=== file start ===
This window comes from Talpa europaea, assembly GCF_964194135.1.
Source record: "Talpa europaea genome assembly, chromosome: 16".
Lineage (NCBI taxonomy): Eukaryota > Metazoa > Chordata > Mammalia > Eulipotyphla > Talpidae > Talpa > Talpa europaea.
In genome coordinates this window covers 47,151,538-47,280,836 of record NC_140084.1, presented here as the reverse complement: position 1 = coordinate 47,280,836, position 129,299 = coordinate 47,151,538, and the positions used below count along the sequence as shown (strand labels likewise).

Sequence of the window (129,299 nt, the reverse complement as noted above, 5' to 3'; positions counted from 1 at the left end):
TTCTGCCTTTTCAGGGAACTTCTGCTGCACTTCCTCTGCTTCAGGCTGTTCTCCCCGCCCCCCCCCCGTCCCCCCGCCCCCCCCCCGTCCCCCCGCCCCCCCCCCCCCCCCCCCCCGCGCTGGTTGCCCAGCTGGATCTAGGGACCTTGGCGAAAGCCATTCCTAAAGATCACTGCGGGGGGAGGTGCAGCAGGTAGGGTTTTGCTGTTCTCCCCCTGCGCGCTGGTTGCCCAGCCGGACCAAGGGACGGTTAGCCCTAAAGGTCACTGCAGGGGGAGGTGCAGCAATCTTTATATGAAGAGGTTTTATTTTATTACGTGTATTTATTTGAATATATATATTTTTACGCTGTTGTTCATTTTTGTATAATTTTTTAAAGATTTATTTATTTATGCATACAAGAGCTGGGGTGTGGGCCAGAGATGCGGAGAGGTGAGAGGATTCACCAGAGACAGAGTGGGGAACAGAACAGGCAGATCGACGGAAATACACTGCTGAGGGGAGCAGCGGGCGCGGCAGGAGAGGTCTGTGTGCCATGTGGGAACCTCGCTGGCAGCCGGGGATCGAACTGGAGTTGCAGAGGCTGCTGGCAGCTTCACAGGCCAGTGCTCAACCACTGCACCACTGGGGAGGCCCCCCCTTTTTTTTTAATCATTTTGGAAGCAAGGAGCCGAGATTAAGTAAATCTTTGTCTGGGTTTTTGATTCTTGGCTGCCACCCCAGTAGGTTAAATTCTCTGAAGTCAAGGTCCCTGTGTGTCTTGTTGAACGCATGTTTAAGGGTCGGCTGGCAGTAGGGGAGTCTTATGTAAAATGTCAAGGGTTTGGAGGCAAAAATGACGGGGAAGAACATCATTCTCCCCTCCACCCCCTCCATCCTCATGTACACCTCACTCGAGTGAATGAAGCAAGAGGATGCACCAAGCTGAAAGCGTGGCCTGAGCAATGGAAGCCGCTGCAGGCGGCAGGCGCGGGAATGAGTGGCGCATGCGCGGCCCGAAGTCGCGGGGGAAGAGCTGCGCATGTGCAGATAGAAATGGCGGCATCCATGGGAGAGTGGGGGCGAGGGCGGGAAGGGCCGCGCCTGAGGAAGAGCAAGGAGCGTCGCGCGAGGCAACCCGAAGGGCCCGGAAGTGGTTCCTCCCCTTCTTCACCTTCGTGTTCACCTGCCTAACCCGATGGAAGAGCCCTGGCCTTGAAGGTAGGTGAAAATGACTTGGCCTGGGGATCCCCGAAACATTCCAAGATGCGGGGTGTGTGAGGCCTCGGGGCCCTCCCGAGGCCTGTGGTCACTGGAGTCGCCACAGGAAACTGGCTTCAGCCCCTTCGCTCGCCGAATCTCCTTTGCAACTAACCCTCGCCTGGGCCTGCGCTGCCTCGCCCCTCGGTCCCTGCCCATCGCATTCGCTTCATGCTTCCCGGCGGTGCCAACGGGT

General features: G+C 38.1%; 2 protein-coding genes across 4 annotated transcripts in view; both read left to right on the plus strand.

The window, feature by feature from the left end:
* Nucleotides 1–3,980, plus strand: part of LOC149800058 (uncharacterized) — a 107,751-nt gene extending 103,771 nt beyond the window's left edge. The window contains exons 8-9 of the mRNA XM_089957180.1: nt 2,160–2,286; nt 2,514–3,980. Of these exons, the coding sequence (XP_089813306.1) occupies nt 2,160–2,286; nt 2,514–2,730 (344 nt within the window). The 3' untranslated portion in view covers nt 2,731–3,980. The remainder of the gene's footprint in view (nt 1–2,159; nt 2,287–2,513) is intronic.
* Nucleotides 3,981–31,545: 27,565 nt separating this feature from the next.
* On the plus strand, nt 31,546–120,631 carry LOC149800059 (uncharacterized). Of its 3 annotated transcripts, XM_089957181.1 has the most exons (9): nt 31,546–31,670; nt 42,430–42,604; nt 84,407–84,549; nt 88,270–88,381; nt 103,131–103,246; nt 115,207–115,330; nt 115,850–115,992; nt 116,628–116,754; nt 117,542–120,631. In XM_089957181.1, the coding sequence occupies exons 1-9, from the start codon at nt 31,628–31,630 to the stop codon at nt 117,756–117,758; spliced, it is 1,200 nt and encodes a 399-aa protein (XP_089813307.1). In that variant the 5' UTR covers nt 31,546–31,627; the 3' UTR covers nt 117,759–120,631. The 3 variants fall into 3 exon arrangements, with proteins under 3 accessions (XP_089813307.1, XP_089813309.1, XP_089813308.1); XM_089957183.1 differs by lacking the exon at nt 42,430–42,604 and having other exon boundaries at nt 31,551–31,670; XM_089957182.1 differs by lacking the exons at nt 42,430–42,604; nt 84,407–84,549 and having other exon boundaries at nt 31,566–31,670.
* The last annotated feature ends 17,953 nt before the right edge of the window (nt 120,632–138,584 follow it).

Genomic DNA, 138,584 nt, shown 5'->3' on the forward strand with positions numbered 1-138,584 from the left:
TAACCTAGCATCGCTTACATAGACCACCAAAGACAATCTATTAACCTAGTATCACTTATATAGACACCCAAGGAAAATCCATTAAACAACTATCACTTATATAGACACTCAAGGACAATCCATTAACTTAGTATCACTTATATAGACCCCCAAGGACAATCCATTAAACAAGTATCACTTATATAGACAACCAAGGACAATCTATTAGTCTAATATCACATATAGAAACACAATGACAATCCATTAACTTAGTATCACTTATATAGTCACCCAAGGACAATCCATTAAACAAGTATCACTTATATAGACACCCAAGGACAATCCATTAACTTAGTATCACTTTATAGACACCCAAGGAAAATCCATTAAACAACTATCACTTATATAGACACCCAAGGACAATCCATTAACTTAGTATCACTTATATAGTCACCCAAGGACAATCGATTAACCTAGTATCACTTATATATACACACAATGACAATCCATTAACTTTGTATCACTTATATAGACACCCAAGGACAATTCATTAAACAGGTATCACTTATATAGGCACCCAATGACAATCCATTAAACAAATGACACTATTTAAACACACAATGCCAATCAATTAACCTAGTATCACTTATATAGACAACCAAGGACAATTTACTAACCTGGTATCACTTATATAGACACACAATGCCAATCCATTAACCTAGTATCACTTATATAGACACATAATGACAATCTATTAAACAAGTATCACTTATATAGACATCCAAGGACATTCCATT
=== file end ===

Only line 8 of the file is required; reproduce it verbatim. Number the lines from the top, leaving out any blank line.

The window, feature by feature from the left end: